The Atlantic

How ISIS Changed the Yezidi Religion

Those who went into exile have creatively adapted their rituals. Those who stayed have been just as innovative.
Source: Ari Jalal / Reuters

BEHZANE, IRAQ—On a recent Friday afternoon, Yezidi musicians led a procession of worshipers toward a newly rebuilt temple on a hillside in northern Iraq. Women burned incense and the congregation threw handfuls of sweets at the flute and drum players. Hundreds of local Yezidis from the town of Behzane, near Mosul, had gathered to reopen one of the temples blown up by ISIS.

“We are so excited to be back,” said a flute player, Arean Hassan. The spiraling, rhythmic music played by Yezidi musicians, known as Qawwals, had been absent from the hills of Behzane for three years under ISIS. Around the newly rebuilt temple stood the charred stumps of olive trees that ISIS had burned to the ground.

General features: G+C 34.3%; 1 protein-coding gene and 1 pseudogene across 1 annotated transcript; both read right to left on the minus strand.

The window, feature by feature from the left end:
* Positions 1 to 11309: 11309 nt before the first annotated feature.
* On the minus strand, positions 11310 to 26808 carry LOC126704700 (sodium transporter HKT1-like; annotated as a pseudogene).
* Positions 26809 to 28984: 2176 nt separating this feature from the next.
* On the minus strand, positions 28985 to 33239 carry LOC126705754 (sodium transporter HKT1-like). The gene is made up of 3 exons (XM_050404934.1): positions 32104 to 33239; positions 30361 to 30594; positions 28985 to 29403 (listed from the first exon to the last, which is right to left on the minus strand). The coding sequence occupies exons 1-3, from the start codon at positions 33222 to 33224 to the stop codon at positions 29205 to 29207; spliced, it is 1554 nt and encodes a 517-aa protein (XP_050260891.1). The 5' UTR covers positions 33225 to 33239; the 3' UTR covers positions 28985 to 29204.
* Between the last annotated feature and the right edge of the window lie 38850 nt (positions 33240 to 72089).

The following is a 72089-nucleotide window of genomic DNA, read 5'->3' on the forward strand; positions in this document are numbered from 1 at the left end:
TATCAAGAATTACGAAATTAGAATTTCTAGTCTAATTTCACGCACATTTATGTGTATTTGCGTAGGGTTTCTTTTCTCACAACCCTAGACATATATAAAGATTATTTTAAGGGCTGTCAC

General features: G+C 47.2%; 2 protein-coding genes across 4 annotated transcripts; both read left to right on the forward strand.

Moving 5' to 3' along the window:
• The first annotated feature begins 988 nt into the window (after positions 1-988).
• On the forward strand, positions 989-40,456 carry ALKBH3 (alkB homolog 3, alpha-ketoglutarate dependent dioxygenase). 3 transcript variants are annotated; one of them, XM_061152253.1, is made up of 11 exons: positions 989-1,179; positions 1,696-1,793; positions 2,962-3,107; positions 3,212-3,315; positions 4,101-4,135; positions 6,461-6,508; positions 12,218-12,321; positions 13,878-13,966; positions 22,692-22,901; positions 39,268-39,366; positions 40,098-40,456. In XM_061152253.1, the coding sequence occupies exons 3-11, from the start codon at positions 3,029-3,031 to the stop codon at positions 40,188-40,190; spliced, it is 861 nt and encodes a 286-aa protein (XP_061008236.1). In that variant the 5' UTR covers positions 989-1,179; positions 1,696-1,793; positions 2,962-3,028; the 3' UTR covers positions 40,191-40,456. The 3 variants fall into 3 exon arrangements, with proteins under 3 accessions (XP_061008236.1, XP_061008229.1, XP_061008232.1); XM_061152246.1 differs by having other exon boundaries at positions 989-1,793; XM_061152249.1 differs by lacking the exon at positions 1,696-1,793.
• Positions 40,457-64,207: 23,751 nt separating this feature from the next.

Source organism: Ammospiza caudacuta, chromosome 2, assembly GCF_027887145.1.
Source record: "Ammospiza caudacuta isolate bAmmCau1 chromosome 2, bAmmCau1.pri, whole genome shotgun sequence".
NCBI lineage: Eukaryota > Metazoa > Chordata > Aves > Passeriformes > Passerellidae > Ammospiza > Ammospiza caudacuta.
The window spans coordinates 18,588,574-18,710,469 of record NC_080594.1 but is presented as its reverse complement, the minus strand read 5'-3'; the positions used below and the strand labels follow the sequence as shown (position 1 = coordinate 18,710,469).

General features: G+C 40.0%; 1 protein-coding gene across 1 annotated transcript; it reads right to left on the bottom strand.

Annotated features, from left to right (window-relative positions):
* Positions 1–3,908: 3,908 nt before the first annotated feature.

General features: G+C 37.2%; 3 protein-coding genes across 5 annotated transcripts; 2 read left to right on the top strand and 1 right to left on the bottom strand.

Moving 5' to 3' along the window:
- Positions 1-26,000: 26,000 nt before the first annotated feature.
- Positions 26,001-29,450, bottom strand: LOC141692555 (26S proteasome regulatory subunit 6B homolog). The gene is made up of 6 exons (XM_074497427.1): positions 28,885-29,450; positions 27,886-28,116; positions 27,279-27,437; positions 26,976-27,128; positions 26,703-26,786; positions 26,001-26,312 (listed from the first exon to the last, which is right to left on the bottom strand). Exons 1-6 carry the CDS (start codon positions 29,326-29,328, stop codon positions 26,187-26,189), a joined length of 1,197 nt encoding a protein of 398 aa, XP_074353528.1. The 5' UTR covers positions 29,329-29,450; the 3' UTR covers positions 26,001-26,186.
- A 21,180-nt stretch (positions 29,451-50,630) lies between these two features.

Behzane fell to ISIS in the summer of 2014, after the group seized Mosul. In August of that year, ISIS massacred and kidnapped thousands of Yezidis in Sinjar, 90 miles west of Behzane. More than 6,000 women were enslaved, and men were lined up and shot outside their towns. Many more Yezidis died

You're reading a preview, sign up to read more.

More from The Atlantic

The Atlantic6 min read
The U.S.-India Relationship Is Bigger Than Trump and Modi
Will the strategic bet that America and India have made on each other deliver on its full potential?
The Atlantic4 min read
The Message of Grimes’s Dark Masterpiece
The singer’s new album, Miss Anthropocene, combines angsty music styles with a supposedly environmental purpose—but mostly to indulge the thrill of submission.
The Atlantic6 min read
Meat Trimmings Are a Health Food Now
For most Americans, meat sticks have one face: Macho Man Randy Savage. The pro wrestler fronted the Slim Jim brand for much of the 1990s, flipping tables and crashing through ceilings in television commercials to implore young men to snap into dried